Work in Progress: A School”s “Mastery Guidelines”

In suburban St. Louis, Missouri, Parkway South High School”s Enrichment Coordinator, Anne White, offers these “plus, minus, and interesting” observations from the early stages of the school”s Schoolwide Enrichment Model (SEM), in which students may outline their own high-level performance to qualify for a “mastery” designation on their transcripts.

Students want to be in charge of their own learning.
Students who initiate projects usually do so because they “just want to,” not because finishing mastery offers rewards.
Students are willing to take risks.
Students want to present to an audience.
Having the program puts the facilitator in touch with students who may need curriculum differentiation. Individual projects shift the responsibility for learning to the students, where it belongs.
Students sense the need for quality products.

The process for mastery is at first confusing to students.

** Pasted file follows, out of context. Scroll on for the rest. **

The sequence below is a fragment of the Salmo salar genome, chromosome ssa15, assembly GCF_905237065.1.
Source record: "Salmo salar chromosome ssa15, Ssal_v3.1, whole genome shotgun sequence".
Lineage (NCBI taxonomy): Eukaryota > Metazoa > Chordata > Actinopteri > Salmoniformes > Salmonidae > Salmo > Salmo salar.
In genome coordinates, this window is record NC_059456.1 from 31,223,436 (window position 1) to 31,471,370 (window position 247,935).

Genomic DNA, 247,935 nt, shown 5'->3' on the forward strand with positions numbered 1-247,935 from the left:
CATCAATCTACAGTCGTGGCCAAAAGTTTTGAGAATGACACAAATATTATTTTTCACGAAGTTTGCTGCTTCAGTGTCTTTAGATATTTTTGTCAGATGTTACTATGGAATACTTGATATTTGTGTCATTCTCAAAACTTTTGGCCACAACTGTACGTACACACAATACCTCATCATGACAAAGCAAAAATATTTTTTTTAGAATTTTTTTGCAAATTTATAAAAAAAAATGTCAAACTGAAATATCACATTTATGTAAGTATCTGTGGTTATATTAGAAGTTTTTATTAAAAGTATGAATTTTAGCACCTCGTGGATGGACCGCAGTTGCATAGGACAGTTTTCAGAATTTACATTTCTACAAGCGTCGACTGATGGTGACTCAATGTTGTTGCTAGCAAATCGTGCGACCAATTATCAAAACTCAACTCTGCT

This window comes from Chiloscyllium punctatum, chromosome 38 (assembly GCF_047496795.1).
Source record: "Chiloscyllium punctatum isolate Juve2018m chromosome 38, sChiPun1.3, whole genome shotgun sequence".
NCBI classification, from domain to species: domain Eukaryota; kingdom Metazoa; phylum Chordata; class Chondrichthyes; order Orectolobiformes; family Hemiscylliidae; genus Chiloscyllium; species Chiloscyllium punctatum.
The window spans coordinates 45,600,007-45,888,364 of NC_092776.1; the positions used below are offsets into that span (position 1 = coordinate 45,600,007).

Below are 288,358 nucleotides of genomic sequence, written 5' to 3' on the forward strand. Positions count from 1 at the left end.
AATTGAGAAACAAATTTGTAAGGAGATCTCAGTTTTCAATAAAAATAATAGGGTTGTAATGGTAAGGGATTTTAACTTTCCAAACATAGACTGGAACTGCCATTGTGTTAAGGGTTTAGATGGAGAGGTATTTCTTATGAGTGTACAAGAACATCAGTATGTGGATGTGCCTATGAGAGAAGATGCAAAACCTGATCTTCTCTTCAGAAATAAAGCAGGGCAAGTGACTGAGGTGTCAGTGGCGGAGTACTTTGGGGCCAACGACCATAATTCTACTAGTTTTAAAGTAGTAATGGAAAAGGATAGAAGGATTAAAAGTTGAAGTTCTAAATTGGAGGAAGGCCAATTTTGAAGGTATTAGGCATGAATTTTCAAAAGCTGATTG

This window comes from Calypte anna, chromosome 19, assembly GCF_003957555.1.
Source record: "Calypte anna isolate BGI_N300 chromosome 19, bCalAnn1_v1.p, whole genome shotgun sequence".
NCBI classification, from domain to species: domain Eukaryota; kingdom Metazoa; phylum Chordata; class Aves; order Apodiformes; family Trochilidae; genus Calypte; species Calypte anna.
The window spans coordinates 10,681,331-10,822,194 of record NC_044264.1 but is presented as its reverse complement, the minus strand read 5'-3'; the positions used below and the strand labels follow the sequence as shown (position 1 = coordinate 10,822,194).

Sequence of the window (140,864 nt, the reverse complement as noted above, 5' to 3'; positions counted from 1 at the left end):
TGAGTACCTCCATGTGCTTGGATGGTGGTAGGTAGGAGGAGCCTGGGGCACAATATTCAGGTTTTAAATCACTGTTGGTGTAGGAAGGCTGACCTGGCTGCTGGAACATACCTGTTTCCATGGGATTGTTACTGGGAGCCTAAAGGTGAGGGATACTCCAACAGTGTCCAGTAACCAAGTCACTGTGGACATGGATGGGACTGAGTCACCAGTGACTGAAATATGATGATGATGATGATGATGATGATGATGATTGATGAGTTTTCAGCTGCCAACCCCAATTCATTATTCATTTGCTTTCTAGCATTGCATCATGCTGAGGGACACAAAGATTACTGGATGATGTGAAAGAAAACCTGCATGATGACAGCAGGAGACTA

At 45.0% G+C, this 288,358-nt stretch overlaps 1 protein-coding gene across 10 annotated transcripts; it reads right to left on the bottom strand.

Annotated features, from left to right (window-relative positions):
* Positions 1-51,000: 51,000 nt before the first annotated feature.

Students embrace the idea with enthusiasm but burn out before completing the specifics.
Students become frustrated when there is not enough time.
The facilitator needs contact with the students on a regular basis.
Students lack skills related to organization, awareness of resources, and quality products.
Students are not always successful in finding staff mentors.
Supervising 100 or more students requires administrative and clerical work (due partly to state guide lines for gifted-talented programs).

Schoolwide Enrichment Model is attracting all types of students, though some identified students are not interested.
An exhibition date may provide a target for completion.
In some ways, the way the school functions on a daily basis is incompatible with SEM (as when the theater is too heavily booked for additional student use).
Students appear to be most attracted to mastery projects in Artistic Interpretation and Creation.
Some students prefer creative expression as a diversion from demanding academic classes.
Some staff members are willing to compact curriculum for SEM students.
Mastery is most appropriate for juniors and seniors, though freshmen can set targets.
Freshmen and sophomores (and some seniors) focus more on enrichment projects that may not be related to mastery.
Each performance area basically consists of research and presentation.
Projects should be structured so students can synthesize learning in and out of class.
Mastery makes the most sense when it is explained one on one.